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Gaming Guru

Tim O'Reiley

Old ties could hurt Wynn lawsuit

16 January 2013

Personal and business ties that date back more than a decade between Steve Wynn and Japanese gaming magnate Kazuo Okada could come to hurt the lawsuit brought by Wynn Resorts, Limited to validate the forced redemption of Okada's stake in February.

Clark County District Judge Elizabeth Gonzalez rejected Okada's move to have the case dismissed at a Monday hearing. But she opened an avenue for a different attempt.

Gonzalez said Wynn "may have serious problems" because several claims might have expired under the statute of limitations.

Because Nevada corporate law mandates that a lawsuit be filed within three years of alleged improper acts, that would rule out litigating Okada's actions before February 2009. Gonzalez framed the still-open question, to be raised at a future hearing, as when Okada's push to develop a hotel-casino in the Philippines came to the fore.

Wynn Resorts claims that the Manila Bay project, now under construction, amounted to self-dealing and a betrayal of his duties as a Wynn board member by developing a competitor to Wynn resorts in Macau.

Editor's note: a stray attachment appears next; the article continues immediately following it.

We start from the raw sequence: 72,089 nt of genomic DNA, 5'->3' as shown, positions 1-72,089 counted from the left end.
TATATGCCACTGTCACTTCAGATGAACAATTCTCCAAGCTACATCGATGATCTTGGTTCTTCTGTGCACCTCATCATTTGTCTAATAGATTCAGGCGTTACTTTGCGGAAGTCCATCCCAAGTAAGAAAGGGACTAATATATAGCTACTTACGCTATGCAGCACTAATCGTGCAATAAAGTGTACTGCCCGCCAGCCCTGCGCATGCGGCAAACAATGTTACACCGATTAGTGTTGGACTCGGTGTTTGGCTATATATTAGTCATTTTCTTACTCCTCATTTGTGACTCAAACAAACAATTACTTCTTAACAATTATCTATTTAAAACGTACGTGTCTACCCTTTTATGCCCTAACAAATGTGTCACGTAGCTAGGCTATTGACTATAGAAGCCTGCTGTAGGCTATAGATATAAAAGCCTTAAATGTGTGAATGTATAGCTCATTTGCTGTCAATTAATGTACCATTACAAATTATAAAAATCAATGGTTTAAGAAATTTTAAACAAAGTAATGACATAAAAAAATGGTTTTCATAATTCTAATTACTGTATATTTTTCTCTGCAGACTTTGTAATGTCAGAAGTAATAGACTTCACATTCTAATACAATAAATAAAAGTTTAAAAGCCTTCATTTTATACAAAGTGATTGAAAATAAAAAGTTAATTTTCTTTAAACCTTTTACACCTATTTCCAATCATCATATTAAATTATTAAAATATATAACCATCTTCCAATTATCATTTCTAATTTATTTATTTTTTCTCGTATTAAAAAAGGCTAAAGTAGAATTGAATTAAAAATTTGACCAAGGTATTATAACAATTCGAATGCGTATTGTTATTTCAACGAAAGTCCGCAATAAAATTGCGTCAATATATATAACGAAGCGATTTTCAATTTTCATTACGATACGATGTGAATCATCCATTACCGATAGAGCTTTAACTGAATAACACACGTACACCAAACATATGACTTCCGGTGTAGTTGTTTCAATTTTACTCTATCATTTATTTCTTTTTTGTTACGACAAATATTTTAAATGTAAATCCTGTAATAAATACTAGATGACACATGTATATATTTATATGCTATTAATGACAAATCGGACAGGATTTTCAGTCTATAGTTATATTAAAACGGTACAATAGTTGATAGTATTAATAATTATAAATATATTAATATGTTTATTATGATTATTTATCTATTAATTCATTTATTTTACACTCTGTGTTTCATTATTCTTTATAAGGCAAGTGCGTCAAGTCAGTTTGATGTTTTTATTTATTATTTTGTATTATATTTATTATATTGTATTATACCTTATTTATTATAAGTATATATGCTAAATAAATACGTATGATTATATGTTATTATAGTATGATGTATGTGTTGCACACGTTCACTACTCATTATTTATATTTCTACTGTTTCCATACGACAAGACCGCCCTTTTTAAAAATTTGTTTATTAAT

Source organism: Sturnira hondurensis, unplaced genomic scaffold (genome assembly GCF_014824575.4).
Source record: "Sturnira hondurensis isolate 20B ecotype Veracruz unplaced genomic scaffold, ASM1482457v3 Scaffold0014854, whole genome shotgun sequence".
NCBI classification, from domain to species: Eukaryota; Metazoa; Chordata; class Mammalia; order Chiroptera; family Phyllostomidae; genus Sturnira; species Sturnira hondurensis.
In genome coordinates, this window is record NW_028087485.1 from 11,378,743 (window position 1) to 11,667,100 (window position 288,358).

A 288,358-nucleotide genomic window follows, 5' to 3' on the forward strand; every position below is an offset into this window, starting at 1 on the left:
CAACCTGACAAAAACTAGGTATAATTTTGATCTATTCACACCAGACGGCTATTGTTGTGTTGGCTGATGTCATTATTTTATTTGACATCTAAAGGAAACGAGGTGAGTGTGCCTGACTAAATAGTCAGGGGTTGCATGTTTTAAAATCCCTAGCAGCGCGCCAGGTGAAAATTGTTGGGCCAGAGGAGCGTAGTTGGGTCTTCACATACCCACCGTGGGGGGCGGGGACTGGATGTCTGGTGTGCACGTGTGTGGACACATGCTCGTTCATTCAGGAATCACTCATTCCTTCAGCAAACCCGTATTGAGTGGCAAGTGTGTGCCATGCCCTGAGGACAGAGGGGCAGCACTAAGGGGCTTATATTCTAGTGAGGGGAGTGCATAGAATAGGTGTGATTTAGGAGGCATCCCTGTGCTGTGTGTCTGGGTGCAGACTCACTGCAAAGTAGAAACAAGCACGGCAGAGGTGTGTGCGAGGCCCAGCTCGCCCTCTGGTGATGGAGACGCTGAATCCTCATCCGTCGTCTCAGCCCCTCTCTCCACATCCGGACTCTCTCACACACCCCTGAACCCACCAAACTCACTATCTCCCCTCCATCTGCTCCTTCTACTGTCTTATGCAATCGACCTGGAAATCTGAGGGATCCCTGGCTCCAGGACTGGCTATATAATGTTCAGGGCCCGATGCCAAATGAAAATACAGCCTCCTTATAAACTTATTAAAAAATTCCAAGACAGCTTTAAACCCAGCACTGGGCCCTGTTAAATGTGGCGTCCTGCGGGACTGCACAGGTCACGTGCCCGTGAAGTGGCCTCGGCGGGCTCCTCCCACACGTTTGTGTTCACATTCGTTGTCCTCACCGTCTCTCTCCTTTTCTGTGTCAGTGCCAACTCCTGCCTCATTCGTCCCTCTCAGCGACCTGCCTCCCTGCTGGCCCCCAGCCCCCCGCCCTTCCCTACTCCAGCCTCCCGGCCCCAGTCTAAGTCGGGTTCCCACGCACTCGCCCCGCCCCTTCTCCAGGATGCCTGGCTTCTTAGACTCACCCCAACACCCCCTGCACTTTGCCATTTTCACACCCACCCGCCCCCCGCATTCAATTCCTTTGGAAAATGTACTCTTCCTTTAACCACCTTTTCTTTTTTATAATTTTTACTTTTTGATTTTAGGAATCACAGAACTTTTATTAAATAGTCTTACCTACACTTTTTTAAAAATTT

Gonzalez set the time range between 2008 and 2010. Pinning down a precise date, she added, "(is) going to drive all the decisions for most of the claims for relief because of the long-standing relationship" between Wynn and Okada.

Okada attorney Charles McCrea Jr. argued that Wynn knew as early as 2007 that Okada was proceeding with the Manila Bay project.

Further, he said, "It is not self-dealing if you first present it to the corporation and the corporation rejects it."

However, Wynn attorney James Pisanelli said that the complexion of Manila Bay changed starting in the fall of 2010. Then, Pisanelli said, Okada started talking about poaching customers from Wynn and besting the Macau resort "as opposed to simply saying he wanted to go off and do something on his own."

Even if Wynn loses on the statute of limitation issue, Pisanelli said, "Not much will change in the overall landscape."

Notably, Wynn in 2011 commissioned a private investigation of Okada's pursuit of Manila Bay. The inquiry concluded that Okada paid bribes to Philippine officials to gain important approvals. Okada has strongly denied the charges.

Wynn has contended that alleged corrupt activities by a board member could jeopardize its gaming license, another justification for the forced redemption of the stock at a 30 percent discount.
Old ties could hurt Wynn lawsuit is republished from